To Hear Again

CEDAR HILL, TX — Billy Bob Fuller hasn’t always been hard of hearing,  but he may have been headed that way a good portion of his life. “I suffered from earaches my entire life. I couldn’t handle amusement rides because I would get so dizzy,” Billy explained. “We didn’t know it at the time, but the earaches were due to improper drainage.”

Billy later found out he had Meniere’s disease, a disorder of the inner ear, which affects balance and hearing, causing vertigo, dizziness, loss of hearing in one or both ears and ringing in the ears. Nausea, vomiting, abdominal pain and diarrhea, sweating and headaches are also common. Because of the issues with balance and dizziness, falling and resulting injuries also accompany the disease. While the disease is incurable, the symptoms can be treated.

Hearing loss, for some reason, is something people tend to deny, yet if untreated it sequesters them and frustrates those who try to communicate with them. Our five senses inform our bodies of data necessary for us to function. Therefore, the loss or impairment of any sense prohibits full function and interaction with situations and others. Typically, we don’t even realize what functionality different parts of our bodies provide until we lose that through injury, illness or degeneration.

Billy’s hearing loss came on gradually, with little affect on his lifestyle or profession, until about 15 years ago. As a young child, he met the Lord and felt called to ministry as a teen. Following his 1970 graduation from Kimball High School, he joined the Air Force, where he served as an electrical power production specialist, spending time in Germany, Spain and Oklahoma before being honorably discharged. He attended Dallas Baptist College (now Dallas Baptist University) and began his career in ministry. “I had trained as a singer and was a music minister,” Billy stated. “I began to pastor in 1982, serving throughout Texas.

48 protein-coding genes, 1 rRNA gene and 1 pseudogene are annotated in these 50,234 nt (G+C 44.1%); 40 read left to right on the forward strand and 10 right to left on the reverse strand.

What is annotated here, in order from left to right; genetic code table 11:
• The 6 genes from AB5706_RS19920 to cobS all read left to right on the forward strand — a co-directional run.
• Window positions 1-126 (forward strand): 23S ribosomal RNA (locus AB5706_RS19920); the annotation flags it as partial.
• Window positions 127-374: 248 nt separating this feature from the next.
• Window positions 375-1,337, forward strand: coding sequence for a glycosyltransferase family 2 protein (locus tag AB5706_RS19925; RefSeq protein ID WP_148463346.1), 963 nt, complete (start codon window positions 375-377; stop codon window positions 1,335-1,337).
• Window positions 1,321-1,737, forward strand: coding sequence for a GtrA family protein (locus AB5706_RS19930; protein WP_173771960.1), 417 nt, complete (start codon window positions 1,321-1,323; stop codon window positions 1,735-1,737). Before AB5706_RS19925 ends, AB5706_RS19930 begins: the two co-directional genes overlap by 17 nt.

“Music meant everything to me — it was basically my life plan,” Billy remarked. “So when I began to lose my hearing, I also began to lose music.” With an inner ear  malfunction, most commonly, the first thing you lose is consonants. You can still hear vowel sounds, but without consonants words lose their definition. “I was lip reading without even realizing it.” Billy became more acutely aware of his loss when he realized he could not hear the prayer requests of people who came forward
for ministry.

Denial of actual hearing loss is common, because of the gradual nature, unless there has been a specific injury. Sound arrives in the middle ear as sound or pressure waves, which are then transmitted to the inner ear through the tympanic membrane as mechanical signals traveling through the liquid and membranes. In the inner ear is a snail-shaped cavity with some 30,000 tiny  hairs over which these waves move. The Duncanville NOW auditory nerve which relays the message hairs transmit sound as impulses to the to the brain, where sound waves are interpreted to the language we use to communicate.